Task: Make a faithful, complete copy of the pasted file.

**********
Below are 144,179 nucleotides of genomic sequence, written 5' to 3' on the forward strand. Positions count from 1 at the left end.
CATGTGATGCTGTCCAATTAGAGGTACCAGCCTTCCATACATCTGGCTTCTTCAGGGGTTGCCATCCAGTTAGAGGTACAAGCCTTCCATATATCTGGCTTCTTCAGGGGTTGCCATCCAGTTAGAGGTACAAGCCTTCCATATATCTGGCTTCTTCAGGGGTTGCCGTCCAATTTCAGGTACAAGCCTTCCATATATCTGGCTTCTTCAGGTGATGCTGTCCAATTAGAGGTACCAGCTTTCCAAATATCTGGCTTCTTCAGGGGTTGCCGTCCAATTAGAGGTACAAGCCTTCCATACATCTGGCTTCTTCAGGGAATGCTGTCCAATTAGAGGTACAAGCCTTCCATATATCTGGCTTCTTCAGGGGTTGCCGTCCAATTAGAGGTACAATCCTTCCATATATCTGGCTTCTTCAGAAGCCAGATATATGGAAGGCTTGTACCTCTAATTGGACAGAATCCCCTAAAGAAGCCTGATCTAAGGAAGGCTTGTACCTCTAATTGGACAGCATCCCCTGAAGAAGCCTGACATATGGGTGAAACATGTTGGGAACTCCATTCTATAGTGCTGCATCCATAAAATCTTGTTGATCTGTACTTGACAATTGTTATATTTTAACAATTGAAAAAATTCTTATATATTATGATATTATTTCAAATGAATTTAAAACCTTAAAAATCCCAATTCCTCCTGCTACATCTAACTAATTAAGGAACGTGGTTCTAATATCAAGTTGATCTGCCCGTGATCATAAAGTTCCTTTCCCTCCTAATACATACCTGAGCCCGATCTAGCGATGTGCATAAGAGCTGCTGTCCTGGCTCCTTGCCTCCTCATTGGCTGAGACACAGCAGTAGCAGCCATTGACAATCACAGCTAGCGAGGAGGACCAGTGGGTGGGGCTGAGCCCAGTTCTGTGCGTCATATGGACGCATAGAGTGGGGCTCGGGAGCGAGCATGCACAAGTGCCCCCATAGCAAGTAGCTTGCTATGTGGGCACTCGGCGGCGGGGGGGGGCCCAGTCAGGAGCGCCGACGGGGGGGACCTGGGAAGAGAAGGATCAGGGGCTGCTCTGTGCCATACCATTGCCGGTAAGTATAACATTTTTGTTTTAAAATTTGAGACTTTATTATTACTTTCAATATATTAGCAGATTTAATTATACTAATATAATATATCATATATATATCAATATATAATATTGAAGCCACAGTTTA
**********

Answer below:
Below are 144,179 nucleotides of genomic sequence, written 5' to 3' on the forward strand. Positions count from 1 at the left end.
CATGTGATGCTGTCCAATTAGAGGTACCAGCCTTCCATACATCTGGCTTCTTCAGGGGTTGCCATCCAGTTAGAGGTACAAGCCTTCCATATATCTGGCTTCTTCAGGGGTTGCCATCCAGTTAGAGGTACAAGCCTTCCATATATCTGGCTTCTTCAGGGGTTGCCGTCCAATTTCAGGTACAAGCCTTCCATATATCTGGCTTCTTCAGGTGATGCTGTCCAATTAGAGGTACCAGCTTTCCAAATATCTGGCTTCTTCAGGGGTTGCCGTCCAATTAGAGGTACAAGCCTTCCATACATCTGGCTTCTTCAGGGAATGCTGTCCAATTAGAGGTACAAGCCTTCCATATATCTGGCTTCTTCAGGGGTTGCCGTCCAATTAGAGGTACAATCCTTCCATATATCTGGCTTCTTCAGAAGCCAGATATATGGAAGGCTTGTACCTCTAATTGGACAGAATCCCCTAAAGAAGCCTGATCTAAGGAAGGCTTGTACCTCTAATTGGACAGCATCCCCTGAAGAAGCCTGACATATGGGTGAAACATGTTGGGAACTCCATTCTATAGTGCTGCATCCATAAAATCTTGTTGATCTGTACTTGACAATTGTTATATTTTAACAATTGAAAAAATTCTTATATATTATGATATTATTTCAAATGAATTTAAAACCTTAAAAATCCCAATTCCTCCTGCTACATCTAACTAATTAAGGAACGTGGTTCTAATATCAAGTTGATCTGCCCGTGATCATAAAGTTCCTTTCCCTCCTAATACATACCTGAGCCCGATCTAGCGATGTGCATAAGAGCTGCTGTCCTGGCTCCTTGCCTCCTCATTGGCTGAGACACAGCAGTAGCAGCCATTGACAATCACAGCTAGCGAGGAGGACCAGTGGGTGGGGCTGAGCCCAGTTCTGTGCGTCATATGGACGCATAGAGTGGGGCTCGGGAGCGAGCATGCACAAGTGCCCCCATAGCAAGTAGCTTGCTATGTGGGCACTCGGCGGCGGGGGGGGGCCCAGTCAGGAGCGCCGACGGGGGGGACCTGGGAAGAGAAGGATCAGGGGCTGCTCTGTGCCATACCATTGCCGGTAAGTATAACATTTTTGTTTTAAAATTTGAGACTTTATTATTACTTTCAATATATTAGCAGATTTAATTATACTAATATAATATATCATATATATATCAATATATAATATTGAAGCCACAGTTTA